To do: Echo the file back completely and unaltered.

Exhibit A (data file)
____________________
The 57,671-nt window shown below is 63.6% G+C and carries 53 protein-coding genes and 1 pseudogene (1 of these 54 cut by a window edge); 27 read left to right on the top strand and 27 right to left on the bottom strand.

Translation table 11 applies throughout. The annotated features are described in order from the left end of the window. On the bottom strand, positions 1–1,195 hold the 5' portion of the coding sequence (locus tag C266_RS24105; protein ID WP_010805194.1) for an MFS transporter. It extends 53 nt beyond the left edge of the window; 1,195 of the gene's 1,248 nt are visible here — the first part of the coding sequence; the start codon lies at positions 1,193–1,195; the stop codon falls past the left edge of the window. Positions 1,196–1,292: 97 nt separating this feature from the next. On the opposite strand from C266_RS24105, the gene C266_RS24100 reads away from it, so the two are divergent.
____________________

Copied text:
The 57,671-nt window shown below is 63.6% G+C and carries 53 protein-coding genes and 1 pseudogene (1 of these 54 cut by a window edge); 27 read left to right on the top strand and 27 right to left on the bottom strand.

Translation table 11 applies throughout. The annotated features are described in order from the left end of the window. On the bottom strand, positions 1–1,195 hold the 5' portion of the coding sequence (locus tag C266_RS24105; protein ID WP_010805194.1) for an MFS transporter. It extends 53 nt beyond the left edge of the window; 1,195 of the gene's 1,248 nt are visible here — the first part of the coding sequence; the start codon lies at positions 1,193–1,195; the stop codon falls past the left edge of the window. Positions 1,196–1,292: 97 nt separating this feature from the next. On the opposite strand from C266_RS24105, the gene C266_RS24100 reads away from it, so the two are divergent.